Face To Face (Bergman) 1976 Imprint / Viavision Blu Ray 2024



After watching Face To Face I was reminded of two great European films that also dealt with mental illness and had marvellous actors.  Ingrid Bergman in Rossellini’s Europa 51 and Monica Vitti in Antonioni’s The Red DesertLiv Ulman’s performance in Face to Face is very different to theirs.  Liv’s breakdown is full on and anguished.  Monica’s is a gradual disintegration.  And Ingrid’s is dazed and drifting.  They are at various stages of psychological disturbance.  All three give us truly great screen acting.

Yet Face to Face stands apart from the other two films.  It does so not just because it doesn’t include the societal, environmental and political forces, present in Europa 51 and The Red Desert, which contribute to nervous breakdown, but because we now have a psychiatrist who is the patient and her condition is almost the entire central focus of Bergman’s film.  Paradoxically this proves to be both the strength and weakness of Face to Face.

It’s not that you don’t get a back story on Dr. Jenny Isaksson (Liv Ulman) for this comes through in numerous creepy and beautifully filmed nightmares concerning childhood trauma that involve the doctor’s long dead and controlling parents.  And early on you even have an indirect social critique of psychiatry from one of her male colleagues.  The ‘problem’ with Face to Face is more to do with the centrality of the ill psychiatrist’s personality.  This is magnificently projected by Liv Ulman but it often pulls you away from the stories of the film’s other characters.  Ulman becomes the more commanding auteur: actor upstaging Bergman as director.

Of course both actor and director wonderfully interact and complement each other.  Bergman is partly using Ulman to channel his own traumas (Punishment in the form of your parents locking you in a dark wardrobe is classic Bergman autobiography).  Yet I feel Face to Face could have been stronger if there had been an implication of the political (Bergman did so in The Shame); geographic (Through a Glass Darkly) or even the metaphysical (Persona).  Face to Face is a ‘case history’ film about mental health that, in spite of its insular intensity, doesn’t turn into a conventional psychological journey from darkness to light.  Its story also carries narratives about old age, bi-sexuality (A very new theme for Bergman in the 1970s), divorce and a child’s rejection of a parent.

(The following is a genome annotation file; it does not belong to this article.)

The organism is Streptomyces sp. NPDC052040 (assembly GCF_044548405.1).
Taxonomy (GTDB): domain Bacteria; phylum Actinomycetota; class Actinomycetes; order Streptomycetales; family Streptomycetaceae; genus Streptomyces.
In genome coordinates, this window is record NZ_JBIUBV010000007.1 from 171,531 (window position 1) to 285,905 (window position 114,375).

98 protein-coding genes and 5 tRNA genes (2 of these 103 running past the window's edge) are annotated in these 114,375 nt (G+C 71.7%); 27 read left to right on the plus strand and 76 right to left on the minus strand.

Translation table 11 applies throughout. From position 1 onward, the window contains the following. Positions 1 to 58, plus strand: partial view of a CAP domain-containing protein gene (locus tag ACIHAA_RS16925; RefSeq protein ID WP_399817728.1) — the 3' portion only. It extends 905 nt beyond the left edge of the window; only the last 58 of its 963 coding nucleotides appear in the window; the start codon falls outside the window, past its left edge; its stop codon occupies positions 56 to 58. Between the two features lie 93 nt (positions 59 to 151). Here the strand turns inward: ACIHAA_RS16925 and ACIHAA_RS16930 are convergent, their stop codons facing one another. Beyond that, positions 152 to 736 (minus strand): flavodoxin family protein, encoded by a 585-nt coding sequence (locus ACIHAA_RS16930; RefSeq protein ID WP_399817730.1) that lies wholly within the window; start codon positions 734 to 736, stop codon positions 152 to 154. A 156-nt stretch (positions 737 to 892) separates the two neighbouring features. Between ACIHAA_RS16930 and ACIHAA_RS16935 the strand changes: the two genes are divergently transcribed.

It all depends on what version of Face To Face you get to see.

Viavision’s blu ray is the shorter theatrical cut of 135 mins.  There’s also a TV miniseries running to 177 mins that’s sadly not included here.  I watched the miniseries during the last major Bergman season at the London BFI Southbank.  In that the plotlines I’ve mentioned are more fleshed out than the feature.  But this is both good news and bad news.

In this shorter version Liv Ulman’s harrowing ordeal is more sensually intact and intense.  And the longer version’s tendency to meander a bit, with some florid and strained dream material, is now gone.  Though even in Viavision’s 135 minute blu ray we still have, at one point, Liv Ulman dressed in a red outfit and wearing a cap that doesn’t work for me – it’s just too self-consciously Red Riding Hood! And the one dream scene that, in this version also fails is when Mother (Ulman) discovers a coffin in which lies her young daughter.  She sets it on fire – a scene that invokes Edgar Allan Poe horrors more than Bergman shocks.

What does succeed brilliantly is the writing (“I’m not your nine year old.  I grew up and took sleeping pills to kill myself.  But it failed.”).  A marvellous panning shot, after Liv Ulman lies down from taking her overdose, where her stretched-out fingers trace the floral patterns on the wallpaper; a remarkably executed failed rape scene (viewed between adjoining rooms) that depicts both Ulman and Mari, the psychiatrist’s disturbed patient, suggesting a divided mind; Sven Nykvist’s superb photography; the use of Mozart’s Fantasia in E minor (Played on the piano by Kabi Laretei); the sensitive restraint of Erland Josephson’s performance as the caring Dr. Thomas Jacobi and the emotionally bristling scene with Anna (Jenny’s daughter) played by Helen Friberg who accuses her mother of never having liked her.  All these moments are unforgettable.

And finally Bergman’s reference to Wild Strawberries is very moving.  An unseen Jenny looks compassionately on at her grandparents who realise that they have to come to terms with the approach of death.  Gunnar Bjornstrand, as the infirm grandfather, is a variation on the Isaac Bjorg (Victor Sjostrom) of Wild Strawberries: the not infirm old man who‘s nonetheless close to the end of his life.

All Bergman enthusiasts will want to see Face to Face.  It’s not one of his masterpieces but contains masterly passages sealed and crowned by Liv Ulman.  Many years ago I met Liv Ulman in London at a screening of Scenes from a Marriage.  I got her to sign my film still from Persona.  I told her how much I was in awe of her acting.  At that time Face to Face was out of circulation, a distant memory.  Now that it’s back again I can imagine thanking Liv for her phenomenal presence in that too.

Alan Price©2024